A call from her boyfriend and an ultimatum; Chris is trying to save their long-distance relationship but is Grace? He wants to see her, but she doesn’t seem invested, unwilling to make any effort, and so he says goodbye for the last time. Without pause, without a moment to reflect or gather herself, she scrolls through her directory; will she tell her best friend since childhood Liz, or will she message Liz’s boyfriend Ed?
Showing up at their converted farmhouse bearing a gift for Ed’s birthday as welcome as the plague, the visit is awkward, the conversation stilted; is Grace staying the night? Why did the neighbour, David, warn her that things were bad in the house? Ed cooks dinner, drinking progresses, secrets are told, they retire for the night, but through the walls Grace can hear muffled voices and noises which tell her all is not as it should be.
Written and directed by Blake Ridder who also appears in a supporting role as David, Help is an erotic thriller as hot and steamy as yesterday’s greasy dishwater, a three hander with Louis James and Sarah Alexandra Marks as Ed and Liv and Emily Redpath as outsider Grace, the first impression of her as selfish confirmed and compounded with arrogant carelessness as she almost collides with a jogger while fumbling for her mobile when behind the wheel.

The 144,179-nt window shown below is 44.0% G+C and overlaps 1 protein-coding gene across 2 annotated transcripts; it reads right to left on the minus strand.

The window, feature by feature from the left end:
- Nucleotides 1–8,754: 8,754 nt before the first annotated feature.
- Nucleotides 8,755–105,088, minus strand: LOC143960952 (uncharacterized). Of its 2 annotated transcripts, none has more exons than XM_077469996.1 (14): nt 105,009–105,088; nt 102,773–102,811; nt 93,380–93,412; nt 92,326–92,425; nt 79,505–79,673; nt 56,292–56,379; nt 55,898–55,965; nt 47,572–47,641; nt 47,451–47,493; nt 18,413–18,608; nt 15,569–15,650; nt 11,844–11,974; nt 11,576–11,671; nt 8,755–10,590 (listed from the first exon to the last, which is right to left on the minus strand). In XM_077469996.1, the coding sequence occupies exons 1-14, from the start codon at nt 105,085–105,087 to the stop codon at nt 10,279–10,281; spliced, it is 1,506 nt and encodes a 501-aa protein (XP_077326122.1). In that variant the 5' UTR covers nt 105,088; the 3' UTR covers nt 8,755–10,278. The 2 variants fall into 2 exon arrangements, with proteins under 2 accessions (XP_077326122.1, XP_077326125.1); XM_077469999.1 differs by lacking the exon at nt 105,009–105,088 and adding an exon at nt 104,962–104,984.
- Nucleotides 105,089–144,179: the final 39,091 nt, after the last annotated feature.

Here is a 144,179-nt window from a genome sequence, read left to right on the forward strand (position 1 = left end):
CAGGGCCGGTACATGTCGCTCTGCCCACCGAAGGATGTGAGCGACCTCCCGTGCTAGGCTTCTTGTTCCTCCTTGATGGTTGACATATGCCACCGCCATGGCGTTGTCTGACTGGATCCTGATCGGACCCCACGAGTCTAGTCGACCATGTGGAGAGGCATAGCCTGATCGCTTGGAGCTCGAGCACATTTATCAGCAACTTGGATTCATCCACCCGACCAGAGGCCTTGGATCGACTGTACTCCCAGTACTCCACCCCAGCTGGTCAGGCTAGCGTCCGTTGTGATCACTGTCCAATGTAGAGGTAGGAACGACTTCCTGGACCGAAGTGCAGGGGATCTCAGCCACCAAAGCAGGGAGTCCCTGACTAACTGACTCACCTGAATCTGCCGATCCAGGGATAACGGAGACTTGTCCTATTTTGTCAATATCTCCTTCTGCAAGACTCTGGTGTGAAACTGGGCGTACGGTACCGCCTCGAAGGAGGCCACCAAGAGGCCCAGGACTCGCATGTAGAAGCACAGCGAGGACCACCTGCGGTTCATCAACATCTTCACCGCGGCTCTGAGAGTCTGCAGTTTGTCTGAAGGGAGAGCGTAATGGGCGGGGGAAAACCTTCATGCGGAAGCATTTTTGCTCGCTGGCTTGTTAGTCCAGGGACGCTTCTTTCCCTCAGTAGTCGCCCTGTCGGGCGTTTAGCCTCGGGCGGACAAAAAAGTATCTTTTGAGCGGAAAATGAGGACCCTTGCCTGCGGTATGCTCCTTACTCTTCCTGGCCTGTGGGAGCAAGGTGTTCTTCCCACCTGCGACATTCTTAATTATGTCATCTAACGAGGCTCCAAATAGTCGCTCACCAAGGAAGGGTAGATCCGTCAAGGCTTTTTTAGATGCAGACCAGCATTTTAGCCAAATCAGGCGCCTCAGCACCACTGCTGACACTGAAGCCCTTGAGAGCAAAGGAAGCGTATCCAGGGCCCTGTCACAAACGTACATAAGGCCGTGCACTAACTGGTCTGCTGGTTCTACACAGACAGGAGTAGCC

Together for ten months yet acting as strangers towards each other and their presumably uninvited guest, the only warmth is shown by affectionate puppy Polly, Ed and Liz’s house as pristine and impersonal as a show home, cold and uninviting and the cast never convincing that these are friends let alone intimate, the dialogue less of adults than of teenagers trying to act grown-up in the absence of their parents.
The fractured narrative covering multiple visits through which there is no evolution of the relationships or change in the seasons to cue the viewer to assemble the timeline, Ed is established as a lawyer involved in a high profile case and Grace is training in forensics; neither of these backgrounds become pertinent to the plot other than to establish that with Grace sadly having had to give up her horse riding hobby and Liz not working, her art classes and piano lessons funded by her boyfriend, it is Ed who is the wealthiest of the three.
That said, the reason why Ed keeps rolls of £50 notes in the safe in his home gym/office is similarly overlooked other than being necessary to push the animosity to violence, the scheme for revenge ludicrous and poorly thought out in every one of its baby steps and the final act rug-pull revealing only the dust hidden beneath before a death scene which makes the dying swan seem restrained. With sad piano substituting for emotion, the cry for Help is more a plea for depth or complexity than a call for urgent assistance; Les Diaboliques it is not.
Help will be available on Digital Download from Tuesday 15th February